9 September—14 December 2008
“Beauty can be a tool if used well,” Rosalie Winard says, and it is a tool that she wields with a distinctive touch. She photographs birds as one might a family member caught in an intimate moment, and her avian portraits have been praised as both meditative and exhilarating. A self-taught documentary photographer, artist, and student of natural history, Winard slips soundlessly into a vivid and detailed realism in each of her images. “It was the spring of my freshman year of college when I opened my heart to the birds….
Off in the distance a solitary brown pelican appeared…. That morning as I watched the pelican’s ancient form dip and glide, the world slowed down for the very first time.” Rosalie Winard’s captivation with birds would follow her inexorably as she moved away from her early thoughts of being an ornithologist, into the study of music, and on to careers in documentary film, video art education, and photojournalism.
Winard first viewed birds through different lenses. “It was in an environmental biology course that binoculars became my second set of eyes,” remarks Winard. The camera later replaced her binoculars as she searched for ways to depict the birds' elusive aspects and paradoxes: their simultaneous fragility and power, tranquility and action, elegance and humor.
Rosalie Winard counts more painters among her influences than photographers, and her choice of infrared film produces an effect reminiscent of a charcoal drawing with its grainy textures and tones of gray, black, and white.
Oskar Kokoschka, Franz Marc, and Edouard Vuillard inspire her as an artist, though their work is utterly different from her own. It’s the “shared essence, the sense of shared concerns” that Winard cites as she likens her image of a great egret with breeding plumage to a painting by Vuillard of his mother and sister in an interior. The swooning ethereal bird, white in a sea of incandescent foliage, brings to Winard’s mind the small canvas in which Vuillard’s, also interwoven with her environment, seems to emerge from the patterned wallpaper.
It was award-winning documentary filmmaker Errol Morris who introduced her to the possibilities of the infrared film that she has used to great effect in her bird portraits. “In a way, it’s counterintuitive,” Winard explains. “The best times to shoot birds are at dawn and dusk. This film needs bright light, but there was an essence. Finally, visually, I was seeing what I felt.”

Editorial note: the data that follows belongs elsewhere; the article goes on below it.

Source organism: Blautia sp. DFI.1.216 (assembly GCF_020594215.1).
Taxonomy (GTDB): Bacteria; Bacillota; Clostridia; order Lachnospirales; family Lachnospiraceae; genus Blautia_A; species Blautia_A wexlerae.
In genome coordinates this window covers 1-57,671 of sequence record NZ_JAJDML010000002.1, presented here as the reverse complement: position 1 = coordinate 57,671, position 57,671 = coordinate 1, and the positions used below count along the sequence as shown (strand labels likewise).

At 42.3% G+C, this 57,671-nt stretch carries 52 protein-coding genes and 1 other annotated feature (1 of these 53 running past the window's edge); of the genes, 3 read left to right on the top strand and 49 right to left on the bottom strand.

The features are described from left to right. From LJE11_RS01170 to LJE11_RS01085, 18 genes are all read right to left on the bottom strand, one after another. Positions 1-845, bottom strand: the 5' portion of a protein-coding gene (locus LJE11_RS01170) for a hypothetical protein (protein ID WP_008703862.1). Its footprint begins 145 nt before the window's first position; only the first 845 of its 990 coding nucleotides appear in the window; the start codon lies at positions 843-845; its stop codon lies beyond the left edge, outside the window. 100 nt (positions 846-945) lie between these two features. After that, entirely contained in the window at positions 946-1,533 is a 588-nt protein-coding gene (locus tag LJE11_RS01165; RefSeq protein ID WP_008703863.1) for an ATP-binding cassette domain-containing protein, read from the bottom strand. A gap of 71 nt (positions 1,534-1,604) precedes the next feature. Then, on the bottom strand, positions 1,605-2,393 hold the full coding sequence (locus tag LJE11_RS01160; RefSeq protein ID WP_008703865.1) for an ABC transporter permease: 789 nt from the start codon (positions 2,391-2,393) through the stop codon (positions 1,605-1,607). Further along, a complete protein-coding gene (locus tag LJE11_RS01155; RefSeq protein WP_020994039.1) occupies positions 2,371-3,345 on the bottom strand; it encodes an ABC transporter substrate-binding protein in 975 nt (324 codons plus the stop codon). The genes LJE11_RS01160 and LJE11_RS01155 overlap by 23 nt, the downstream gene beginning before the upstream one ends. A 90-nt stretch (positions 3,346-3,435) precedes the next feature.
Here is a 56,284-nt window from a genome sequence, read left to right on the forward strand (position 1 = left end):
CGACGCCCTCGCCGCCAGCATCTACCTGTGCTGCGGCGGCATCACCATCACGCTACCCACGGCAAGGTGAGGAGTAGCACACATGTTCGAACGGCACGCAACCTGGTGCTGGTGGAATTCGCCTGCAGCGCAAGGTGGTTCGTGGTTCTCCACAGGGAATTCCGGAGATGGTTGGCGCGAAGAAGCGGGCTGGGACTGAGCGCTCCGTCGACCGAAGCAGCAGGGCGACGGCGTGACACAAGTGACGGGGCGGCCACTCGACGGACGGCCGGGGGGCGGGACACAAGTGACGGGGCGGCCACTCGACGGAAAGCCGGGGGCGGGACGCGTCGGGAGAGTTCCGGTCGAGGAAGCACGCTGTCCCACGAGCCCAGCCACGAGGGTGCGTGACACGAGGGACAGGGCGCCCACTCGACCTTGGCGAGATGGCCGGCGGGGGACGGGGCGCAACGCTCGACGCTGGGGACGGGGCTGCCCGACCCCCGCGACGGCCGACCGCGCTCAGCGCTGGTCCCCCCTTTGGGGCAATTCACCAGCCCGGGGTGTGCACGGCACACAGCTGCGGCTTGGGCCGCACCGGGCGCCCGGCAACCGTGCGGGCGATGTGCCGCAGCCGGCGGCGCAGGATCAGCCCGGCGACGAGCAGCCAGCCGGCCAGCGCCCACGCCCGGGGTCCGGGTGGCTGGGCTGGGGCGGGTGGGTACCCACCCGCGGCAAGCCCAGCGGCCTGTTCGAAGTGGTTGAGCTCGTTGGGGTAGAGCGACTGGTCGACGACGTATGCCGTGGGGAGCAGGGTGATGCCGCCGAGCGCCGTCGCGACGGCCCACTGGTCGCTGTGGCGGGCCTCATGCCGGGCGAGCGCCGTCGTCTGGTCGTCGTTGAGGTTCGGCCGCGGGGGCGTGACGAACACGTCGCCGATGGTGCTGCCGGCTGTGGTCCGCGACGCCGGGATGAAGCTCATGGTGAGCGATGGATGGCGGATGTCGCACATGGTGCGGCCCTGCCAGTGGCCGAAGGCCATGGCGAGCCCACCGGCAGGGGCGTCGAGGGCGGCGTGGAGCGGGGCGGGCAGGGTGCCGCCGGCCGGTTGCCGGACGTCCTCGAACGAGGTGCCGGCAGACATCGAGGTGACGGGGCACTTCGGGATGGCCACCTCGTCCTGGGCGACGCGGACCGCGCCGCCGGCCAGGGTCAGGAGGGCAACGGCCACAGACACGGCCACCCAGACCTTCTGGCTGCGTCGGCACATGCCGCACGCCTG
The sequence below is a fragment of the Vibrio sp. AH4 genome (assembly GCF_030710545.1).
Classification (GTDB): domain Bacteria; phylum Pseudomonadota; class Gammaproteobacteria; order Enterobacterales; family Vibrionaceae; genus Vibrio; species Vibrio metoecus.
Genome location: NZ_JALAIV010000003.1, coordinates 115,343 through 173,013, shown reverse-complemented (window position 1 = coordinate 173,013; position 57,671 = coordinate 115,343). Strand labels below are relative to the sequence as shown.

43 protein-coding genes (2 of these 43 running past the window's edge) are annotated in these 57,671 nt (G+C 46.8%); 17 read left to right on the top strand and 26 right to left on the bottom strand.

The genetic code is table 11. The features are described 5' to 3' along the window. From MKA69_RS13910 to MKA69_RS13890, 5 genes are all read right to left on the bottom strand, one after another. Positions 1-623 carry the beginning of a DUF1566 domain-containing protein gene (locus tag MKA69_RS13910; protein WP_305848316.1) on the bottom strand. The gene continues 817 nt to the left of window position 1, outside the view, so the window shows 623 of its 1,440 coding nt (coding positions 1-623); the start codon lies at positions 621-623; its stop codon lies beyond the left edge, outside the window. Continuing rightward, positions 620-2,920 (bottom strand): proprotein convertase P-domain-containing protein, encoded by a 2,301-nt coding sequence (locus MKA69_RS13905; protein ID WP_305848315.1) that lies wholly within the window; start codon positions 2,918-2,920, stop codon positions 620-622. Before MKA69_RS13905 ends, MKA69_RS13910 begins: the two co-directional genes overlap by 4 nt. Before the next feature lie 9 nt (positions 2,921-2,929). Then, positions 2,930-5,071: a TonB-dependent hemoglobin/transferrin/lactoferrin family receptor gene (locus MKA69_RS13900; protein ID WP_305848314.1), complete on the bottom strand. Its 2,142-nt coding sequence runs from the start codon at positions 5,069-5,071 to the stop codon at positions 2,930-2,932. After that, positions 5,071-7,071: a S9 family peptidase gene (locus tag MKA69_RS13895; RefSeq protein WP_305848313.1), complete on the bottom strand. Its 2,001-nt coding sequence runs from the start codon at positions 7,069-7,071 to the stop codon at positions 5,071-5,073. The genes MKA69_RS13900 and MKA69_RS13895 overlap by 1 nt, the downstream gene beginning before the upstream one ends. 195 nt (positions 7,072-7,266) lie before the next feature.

The technical aspects of her work, though, are only a means to an end. As naturalist writer and activist Terry Tempest Williams noted in an essay in Winard’s recent book on wetland birds: “First and foremost, Rosalie Winard is an artist of restoration. Through the act of witnessing these fragile, enduring birds of America’s wetlands, she refuses to let their noble and imperiled lives remain hidden.”
Her extraordinary photographs bring to the fore not only the poetic splendor of these magical creatures, but a heightened awareness of the precarious habitats that support their existence. “With already half of the world’s wetlands gone, we need a new mindset that appreciates the wetlands as water’s source and storage instead of land to be drained and developed,” said Jamie Pittock of the World Wildlife Fund. As both artist and activist, Winard uses these images of what she calls her “avian primitives” to heighten awareness of that need.
The exhibition is co-sponsored by the Mount Holyoke College Art Museum, Biology Department, and the Center for the Environment.
The exhibition accompanied the publication of Wild Birds of the American Wetlands by Rosalie Winard (Welcome Books). Mount Holyoke College alumnae can receive a 10% discount to the book by contacting Welcomebooks.
(American, b. 1953)
American Avocet, Farmington Bay, Great Salt Lake, Farmington, Utah
Pigment print photograph, 2005
Photography courtesy of the artist